More back-dating. My access to internet is not really on a set schedule.
Met a girl from Holland, named Honica, who arrived Saturday. She's going to a different language school, Oaxaca International, and has only studied Spanish for the past two days! She speaks accented English (studied it six years in school). That seems much more avdenturous than my situation!
I met her at a tour company. The woman at the info desk there told me about the tours in Spanish, and there were only two things that I needed her to repeat. :) I took some pictures of the building's courtyard (I love this sneaky-courtyard architecture!), then went back to the woman to ask how to say "courtyard." She didn't know! She knew what I meant, but when she asked her coworker, "¿Cómo se dice la parte del edificio que no está cubierta?" he wasn't quick with an answer, either. Patio is what he came up with, and she thought maybe terraza. Weird.
Entretejado might be "woven;" also cruzado, says the woman at the traditional Mexican clothing store.
Okay, seriously, me encanta la arquitectura mexicana. Yes, the streetfronts look pretty bad, but inside! So... strawbale courtyard? :P And the word for rug is el tapete.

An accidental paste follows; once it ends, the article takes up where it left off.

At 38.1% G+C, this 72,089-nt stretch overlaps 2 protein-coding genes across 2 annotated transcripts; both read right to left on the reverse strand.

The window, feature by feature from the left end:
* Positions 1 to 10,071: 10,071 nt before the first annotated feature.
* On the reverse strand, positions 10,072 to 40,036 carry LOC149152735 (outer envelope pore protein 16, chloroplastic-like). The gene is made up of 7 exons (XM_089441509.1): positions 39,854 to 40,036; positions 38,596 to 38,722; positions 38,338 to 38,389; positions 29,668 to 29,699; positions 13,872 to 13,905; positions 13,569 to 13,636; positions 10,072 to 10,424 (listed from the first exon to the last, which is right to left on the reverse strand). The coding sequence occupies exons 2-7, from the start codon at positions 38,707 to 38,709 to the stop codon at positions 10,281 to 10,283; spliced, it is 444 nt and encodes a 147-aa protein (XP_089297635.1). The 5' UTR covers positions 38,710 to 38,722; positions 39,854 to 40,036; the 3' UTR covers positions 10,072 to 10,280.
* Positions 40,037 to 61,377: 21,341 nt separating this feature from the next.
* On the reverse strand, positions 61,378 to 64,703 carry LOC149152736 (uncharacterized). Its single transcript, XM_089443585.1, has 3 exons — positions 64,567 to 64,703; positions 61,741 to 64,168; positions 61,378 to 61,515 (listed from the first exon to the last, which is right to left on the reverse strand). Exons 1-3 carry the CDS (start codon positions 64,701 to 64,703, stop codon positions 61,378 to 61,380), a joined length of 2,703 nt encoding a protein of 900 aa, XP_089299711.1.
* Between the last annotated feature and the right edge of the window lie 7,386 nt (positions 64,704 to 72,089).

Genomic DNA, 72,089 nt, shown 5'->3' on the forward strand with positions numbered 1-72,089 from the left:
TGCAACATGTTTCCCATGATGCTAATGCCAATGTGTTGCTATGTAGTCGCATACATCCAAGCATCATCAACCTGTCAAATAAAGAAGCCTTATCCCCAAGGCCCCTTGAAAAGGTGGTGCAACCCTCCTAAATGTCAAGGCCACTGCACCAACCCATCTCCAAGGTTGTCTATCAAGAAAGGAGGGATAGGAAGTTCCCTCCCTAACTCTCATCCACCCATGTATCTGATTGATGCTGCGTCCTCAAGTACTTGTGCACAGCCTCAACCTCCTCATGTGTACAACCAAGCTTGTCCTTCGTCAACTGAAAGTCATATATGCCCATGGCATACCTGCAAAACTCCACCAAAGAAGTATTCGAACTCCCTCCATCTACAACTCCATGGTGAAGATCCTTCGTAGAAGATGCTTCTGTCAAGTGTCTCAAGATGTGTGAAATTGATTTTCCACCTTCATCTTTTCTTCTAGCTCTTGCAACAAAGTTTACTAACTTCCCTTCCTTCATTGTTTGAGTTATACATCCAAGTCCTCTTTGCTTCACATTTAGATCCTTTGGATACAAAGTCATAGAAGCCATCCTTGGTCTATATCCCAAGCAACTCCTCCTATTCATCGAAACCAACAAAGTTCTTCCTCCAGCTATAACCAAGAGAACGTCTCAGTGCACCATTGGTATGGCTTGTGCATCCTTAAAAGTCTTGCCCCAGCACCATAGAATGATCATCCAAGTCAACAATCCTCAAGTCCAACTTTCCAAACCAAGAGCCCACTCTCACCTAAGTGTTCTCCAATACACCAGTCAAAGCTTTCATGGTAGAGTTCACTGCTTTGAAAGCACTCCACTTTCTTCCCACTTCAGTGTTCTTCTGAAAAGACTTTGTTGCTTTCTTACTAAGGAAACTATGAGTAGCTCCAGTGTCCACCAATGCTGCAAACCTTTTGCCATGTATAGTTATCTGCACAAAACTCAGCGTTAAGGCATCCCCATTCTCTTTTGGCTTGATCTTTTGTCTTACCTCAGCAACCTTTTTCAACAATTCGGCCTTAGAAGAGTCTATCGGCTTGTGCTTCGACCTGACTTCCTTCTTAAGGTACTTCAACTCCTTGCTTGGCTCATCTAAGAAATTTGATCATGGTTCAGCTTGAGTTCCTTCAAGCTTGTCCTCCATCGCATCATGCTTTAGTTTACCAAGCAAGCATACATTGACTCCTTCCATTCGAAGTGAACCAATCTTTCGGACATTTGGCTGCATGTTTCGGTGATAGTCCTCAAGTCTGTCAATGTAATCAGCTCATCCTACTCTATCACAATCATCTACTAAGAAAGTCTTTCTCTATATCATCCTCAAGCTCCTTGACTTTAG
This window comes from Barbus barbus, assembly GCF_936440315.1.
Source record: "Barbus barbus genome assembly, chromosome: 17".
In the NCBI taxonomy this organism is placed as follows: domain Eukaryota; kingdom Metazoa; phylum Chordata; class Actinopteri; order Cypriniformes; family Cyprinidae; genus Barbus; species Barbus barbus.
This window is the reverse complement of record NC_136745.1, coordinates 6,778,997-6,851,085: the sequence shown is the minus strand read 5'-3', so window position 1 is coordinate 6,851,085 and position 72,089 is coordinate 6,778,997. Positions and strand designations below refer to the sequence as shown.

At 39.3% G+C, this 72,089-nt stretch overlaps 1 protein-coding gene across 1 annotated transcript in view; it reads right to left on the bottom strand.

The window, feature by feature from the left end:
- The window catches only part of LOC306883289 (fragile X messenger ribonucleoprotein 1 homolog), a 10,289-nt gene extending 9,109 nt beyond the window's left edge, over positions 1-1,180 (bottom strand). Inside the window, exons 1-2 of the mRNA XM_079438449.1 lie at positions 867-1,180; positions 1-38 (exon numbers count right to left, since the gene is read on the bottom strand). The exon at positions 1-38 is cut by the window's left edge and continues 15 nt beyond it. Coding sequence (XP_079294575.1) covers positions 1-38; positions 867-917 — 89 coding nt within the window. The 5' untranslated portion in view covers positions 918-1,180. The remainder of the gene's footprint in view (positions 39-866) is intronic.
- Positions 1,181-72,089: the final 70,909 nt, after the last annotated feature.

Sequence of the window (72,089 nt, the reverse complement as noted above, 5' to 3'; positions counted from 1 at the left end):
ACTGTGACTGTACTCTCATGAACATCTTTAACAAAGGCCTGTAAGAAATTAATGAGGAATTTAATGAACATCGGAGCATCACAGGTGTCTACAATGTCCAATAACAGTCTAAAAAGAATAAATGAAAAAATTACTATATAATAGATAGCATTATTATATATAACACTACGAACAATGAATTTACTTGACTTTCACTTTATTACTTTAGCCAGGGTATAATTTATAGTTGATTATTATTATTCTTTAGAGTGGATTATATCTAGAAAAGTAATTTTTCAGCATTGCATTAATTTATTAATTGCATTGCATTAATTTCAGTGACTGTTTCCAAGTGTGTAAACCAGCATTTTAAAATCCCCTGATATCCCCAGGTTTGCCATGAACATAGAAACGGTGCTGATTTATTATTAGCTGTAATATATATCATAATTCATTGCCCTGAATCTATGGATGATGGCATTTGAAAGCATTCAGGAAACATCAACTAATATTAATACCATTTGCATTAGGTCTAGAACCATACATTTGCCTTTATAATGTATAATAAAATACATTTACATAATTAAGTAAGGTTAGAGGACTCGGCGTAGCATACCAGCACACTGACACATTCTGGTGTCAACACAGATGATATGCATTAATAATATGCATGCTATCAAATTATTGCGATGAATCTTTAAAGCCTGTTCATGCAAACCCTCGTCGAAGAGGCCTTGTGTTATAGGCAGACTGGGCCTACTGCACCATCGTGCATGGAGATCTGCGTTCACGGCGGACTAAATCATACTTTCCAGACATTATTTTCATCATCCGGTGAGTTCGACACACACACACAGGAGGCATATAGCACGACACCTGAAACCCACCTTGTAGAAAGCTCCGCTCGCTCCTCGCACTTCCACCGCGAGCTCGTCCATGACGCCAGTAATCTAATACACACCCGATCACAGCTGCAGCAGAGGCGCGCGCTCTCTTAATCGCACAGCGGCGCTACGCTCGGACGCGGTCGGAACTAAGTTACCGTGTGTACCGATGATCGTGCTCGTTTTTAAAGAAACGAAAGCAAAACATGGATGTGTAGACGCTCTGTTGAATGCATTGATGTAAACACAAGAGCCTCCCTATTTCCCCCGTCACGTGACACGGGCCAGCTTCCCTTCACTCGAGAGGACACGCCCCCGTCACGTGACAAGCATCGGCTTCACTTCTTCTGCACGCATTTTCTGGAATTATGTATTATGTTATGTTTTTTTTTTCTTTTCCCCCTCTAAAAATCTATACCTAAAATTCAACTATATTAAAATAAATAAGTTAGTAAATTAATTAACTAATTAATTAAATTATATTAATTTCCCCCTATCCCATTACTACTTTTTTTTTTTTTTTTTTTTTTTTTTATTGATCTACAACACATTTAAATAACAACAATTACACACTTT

Vincente runs the store Cuchillos Alcalá. Talkative guy, nice and willing to repeat or simplify or explain until I understood. He has sword canes for US$55, and curved swords, flamigeros, named after flames. Apparently some angel in the Bible fought with a sword of flame, and the curves represent that. He also sells throwing stars, keychain "swords," penknifes, and a belt with a zippered compartment and a knife-buckle. And I am Señorita Catarín [rojɛɹs]
Seems that I like at least a few songs by Belinda, who was playing over the radio at La Crepa, a crepe restaurant! Their ham and cheese crepes were excellent. I know I'm in Mexico, not France, but still... Mmm, crepes. I'll almost certainly be returning for their strawberry crepes. Also, they have Oaxaca hot chocolate; will have to try that sometime. Cute mesero, too. ;)
I need to practice my restaurant-chilling skills. I feel anti-rushed here, like I think I should have been given the check already so I can hurry up and pay and leave, but they expect me to relax a bit. But it's nice here in the shade, sitting at a little café table on a balcony, listening to Spanish pop and people-watching those walking below on the "tourists' street." What's so wrong with just chilling and enjoying myself? I am on vacation, and there really isn't any great pressing need to be elsewhere right now...